J2- I've pondered those things for years. Not only as duty equipment, but also what roles they would play for folks of all levels of familiarity with both firearms and gadgetry. I have just about come to the conclusion that if the owner(s) would train equally (and a LOT) both with and without them- I might be OK with them. My father asked about those things, and it kind of put the issue in a whole new light. My question to him was, "If you get one, and you become accustomed/reliant on seeing the dot come on- what will you do the first time you encounter a dead battery? Will you wave the thing around, shake it, adjust your bi-focals, re-press the button a few times? How long will the guy who just broke into your house take to make his decision to attack or flee while you may not think to point shoot or make proper use of the iron sights?"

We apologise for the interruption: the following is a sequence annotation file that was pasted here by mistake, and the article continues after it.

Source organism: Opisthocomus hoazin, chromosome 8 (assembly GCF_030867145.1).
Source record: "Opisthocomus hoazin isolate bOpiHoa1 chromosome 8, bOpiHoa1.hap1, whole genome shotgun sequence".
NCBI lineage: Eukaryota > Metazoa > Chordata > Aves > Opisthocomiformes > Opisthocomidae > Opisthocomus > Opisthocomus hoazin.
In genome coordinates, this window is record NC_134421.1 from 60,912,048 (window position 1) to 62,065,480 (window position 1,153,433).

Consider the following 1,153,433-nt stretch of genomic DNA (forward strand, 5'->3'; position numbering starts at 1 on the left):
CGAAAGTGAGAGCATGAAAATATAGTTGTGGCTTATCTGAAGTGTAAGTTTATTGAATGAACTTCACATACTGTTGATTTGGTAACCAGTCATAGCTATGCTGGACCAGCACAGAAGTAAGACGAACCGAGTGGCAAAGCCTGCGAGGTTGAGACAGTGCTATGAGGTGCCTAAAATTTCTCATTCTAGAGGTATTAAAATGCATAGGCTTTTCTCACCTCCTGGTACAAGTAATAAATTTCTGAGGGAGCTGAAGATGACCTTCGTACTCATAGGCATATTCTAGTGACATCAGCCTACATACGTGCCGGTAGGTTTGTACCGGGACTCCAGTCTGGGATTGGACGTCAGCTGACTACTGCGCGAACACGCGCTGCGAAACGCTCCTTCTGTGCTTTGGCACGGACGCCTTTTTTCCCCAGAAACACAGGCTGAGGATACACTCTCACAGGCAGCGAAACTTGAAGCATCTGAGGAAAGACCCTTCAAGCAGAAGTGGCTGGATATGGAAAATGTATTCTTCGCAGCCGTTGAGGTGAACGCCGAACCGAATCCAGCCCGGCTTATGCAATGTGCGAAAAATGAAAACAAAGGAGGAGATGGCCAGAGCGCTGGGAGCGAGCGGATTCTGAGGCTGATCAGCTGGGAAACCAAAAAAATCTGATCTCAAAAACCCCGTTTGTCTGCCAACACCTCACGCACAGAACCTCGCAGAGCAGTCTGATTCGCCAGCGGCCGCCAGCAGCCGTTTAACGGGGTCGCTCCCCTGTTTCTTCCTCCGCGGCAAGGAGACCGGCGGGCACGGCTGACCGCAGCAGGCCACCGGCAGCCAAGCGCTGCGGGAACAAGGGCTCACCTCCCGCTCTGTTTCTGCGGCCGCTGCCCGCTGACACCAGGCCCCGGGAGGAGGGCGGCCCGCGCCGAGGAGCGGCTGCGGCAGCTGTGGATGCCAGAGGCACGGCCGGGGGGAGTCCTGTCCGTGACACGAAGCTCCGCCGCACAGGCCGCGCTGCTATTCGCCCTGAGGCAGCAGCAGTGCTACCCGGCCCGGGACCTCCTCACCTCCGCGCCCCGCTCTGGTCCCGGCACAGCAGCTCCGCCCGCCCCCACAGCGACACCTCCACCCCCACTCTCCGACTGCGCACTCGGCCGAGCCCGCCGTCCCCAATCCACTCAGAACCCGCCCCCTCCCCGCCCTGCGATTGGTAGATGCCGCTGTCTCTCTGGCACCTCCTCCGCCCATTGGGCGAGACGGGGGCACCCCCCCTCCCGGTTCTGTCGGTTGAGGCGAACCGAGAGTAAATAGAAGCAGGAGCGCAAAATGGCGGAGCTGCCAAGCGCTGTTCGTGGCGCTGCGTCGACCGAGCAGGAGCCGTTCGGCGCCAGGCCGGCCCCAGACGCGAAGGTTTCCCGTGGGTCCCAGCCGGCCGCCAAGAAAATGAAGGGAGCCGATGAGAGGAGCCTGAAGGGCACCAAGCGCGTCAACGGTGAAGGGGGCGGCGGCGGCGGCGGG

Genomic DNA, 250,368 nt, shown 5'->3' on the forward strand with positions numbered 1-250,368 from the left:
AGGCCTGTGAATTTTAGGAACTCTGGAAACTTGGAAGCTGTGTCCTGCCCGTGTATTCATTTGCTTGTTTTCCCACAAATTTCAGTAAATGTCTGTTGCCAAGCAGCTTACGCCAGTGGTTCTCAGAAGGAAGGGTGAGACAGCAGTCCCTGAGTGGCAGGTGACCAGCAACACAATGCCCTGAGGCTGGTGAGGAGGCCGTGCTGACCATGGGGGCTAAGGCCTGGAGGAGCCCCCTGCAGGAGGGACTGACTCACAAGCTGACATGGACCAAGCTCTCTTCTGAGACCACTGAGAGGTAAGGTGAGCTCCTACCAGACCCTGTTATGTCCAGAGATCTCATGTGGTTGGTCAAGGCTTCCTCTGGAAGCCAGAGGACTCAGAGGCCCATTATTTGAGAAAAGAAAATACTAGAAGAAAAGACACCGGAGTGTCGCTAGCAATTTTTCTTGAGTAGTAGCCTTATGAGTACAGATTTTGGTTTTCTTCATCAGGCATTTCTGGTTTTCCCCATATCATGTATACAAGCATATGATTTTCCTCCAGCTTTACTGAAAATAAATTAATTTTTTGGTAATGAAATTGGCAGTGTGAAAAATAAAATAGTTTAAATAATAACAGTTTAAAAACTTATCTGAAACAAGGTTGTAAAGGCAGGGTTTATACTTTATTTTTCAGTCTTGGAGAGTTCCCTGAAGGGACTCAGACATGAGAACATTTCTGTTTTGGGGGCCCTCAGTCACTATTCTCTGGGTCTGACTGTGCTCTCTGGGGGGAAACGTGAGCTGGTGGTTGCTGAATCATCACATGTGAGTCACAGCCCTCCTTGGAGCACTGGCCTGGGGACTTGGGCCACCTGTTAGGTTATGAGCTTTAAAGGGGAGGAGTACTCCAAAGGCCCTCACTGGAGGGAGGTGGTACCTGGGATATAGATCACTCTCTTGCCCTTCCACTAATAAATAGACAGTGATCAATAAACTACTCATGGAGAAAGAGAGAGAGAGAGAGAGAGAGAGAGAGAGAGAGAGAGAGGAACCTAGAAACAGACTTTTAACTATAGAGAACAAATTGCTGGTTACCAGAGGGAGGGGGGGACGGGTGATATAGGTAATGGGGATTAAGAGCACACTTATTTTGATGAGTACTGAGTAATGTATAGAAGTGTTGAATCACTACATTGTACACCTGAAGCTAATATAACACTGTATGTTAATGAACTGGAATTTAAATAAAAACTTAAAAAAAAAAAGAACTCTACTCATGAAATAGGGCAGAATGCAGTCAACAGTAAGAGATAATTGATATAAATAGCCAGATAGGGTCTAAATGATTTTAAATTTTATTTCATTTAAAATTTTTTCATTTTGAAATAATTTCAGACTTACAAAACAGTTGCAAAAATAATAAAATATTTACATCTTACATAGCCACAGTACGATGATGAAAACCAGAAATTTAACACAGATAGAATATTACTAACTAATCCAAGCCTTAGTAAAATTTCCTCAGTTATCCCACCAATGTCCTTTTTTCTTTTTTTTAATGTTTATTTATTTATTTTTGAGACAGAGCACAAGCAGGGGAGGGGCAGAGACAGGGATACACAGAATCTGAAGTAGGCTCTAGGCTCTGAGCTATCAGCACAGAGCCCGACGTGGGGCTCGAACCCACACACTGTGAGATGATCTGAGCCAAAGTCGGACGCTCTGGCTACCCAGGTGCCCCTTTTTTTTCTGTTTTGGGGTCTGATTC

So, really it comes down to how you feel about them. Do you practice often enough for them NOT to become a false sense of security?
And about your question about a BG finding you as a tempting target. Nobody knows your place like you do. Either with or without a flashlight or flashlight/laser combo- strategic placement of lighting and shadows put the homefield advantage towards you. Lets say you hear a ruccus in the barn. While going out there, stay in the shaddows as much as you can. In patches of light- move as fast as you can, use body language to look as preturbed and as intimidating as possible. Put a lightswitch on the outside of the barn and/or outbuildings or in the house. When you open a door, don't be standing in the middle of it. Get creative and use every advantage you can think of to give you the upper hand in the event your light/laser fails.
Rednecks... Keeping the woods critter-free since March 2, 1836. (TX Independence Day)
I'm going to use the words "clip" and "Long Colt" every chance I get. It grinds my gears to see new members attacked when we all know dang good and well what's being refered to.